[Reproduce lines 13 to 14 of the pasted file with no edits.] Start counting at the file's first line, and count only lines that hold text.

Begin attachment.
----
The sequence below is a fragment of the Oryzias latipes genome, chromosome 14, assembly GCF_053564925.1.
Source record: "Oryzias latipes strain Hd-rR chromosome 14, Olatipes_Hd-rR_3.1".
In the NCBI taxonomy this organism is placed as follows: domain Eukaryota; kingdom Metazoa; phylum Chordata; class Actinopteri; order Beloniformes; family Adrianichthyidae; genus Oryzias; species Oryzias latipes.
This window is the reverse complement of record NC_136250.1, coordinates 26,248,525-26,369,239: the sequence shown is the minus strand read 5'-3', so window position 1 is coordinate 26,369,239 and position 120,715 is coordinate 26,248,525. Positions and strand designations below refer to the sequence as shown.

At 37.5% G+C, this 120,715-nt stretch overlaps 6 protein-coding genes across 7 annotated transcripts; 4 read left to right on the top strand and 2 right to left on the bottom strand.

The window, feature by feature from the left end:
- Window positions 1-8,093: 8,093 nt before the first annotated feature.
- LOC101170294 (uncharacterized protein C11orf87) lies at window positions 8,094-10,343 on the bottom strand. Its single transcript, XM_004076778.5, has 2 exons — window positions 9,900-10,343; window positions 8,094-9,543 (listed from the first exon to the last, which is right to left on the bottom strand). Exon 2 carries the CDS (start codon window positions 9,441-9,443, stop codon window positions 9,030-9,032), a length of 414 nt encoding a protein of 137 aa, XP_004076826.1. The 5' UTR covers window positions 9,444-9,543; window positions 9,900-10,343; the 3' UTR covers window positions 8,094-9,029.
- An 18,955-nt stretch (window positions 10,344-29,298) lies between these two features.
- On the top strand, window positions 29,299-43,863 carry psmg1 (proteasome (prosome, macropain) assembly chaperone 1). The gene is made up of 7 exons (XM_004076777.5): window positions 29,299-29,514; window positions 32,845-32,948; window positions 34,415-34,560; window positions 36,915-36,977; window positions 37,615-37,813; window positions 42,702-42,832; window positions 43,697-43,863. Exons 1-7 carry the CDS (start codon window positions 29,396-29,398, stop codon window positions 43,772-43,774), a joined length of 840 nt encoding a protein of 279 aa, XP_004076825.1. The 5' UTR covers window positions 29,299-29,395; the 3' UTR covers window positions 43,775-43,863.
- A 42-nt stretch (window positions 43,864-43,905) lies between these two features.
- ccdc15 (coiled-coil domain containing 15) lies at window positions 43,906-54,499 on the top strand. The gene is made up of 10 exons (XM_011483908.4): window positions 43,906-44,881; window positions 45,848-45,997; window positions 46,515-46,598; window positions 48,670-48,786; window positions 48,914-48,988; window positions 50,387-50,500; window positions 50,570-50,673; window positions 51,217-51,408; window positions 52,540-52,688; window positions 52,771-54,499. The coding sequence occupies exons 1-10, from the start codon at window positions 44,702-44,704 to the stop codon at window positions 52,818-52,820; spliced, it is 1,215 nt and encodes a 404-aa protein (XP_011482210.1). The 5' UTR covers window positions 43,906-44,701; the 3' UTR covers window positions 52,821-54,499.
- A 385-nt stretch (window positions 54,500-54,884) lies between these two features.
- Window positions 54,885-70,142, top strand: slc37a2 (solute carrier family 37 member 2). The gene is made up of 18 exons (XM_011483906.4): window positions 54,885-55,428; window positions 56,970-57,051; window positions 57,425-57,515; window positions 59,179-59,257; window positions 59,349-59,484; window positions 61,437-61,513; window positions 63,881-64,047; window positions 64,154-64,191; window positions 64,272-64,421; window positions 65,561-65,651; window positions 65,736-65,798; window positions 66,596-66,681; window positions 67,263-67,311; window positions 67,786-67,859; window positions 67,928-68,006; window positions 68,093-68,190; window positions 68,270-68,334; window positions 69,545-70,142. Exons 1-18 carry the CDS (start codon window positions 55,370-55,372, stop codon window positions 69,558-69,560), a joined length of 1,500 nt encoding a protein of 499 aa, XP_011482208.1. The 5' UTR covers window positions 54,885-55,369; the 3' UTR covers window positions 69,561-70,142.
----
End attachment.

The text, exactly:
- A 385-nt stretch (window positions 54,500-54,884) lies between these two features.
- Window positions 54,885-70,142, top strand: slc37a2 (solute carrier family 37 member 2). The gene is made up of 18 exons (XM_011483906.4): window positions 54,885-55,428; window positions 56,970-57,051; window positions 57,425-57,515; window positions 59,179-59,257; window positions 59,349-59,484; window positions 61,437-61,513; window positions 63,881-64,047; window positions 64,154-64,191; window positions 64,272-64,421; window positions 65,561-65,651; window positions 65,736-65,798; window positions 66,596-66,681; window positions 67,263-67,311; window positions 67,786-67,859; window positions 67,928-68,006; window positions 68,093-68,190; window positions 68,270-68,334; window positions 69,545-70,142. Exons 1-18 carry the CDS (start codon window positions 55,370-55,372, stop codon window positions 69,558-69,560), a joined length of 1,500 nt encoding a protein of 499 aa, XP_011482208.1. The 5' UTR covers window positions 54,885-55,369; the 3' UTR covers window positions 69,561-70,142.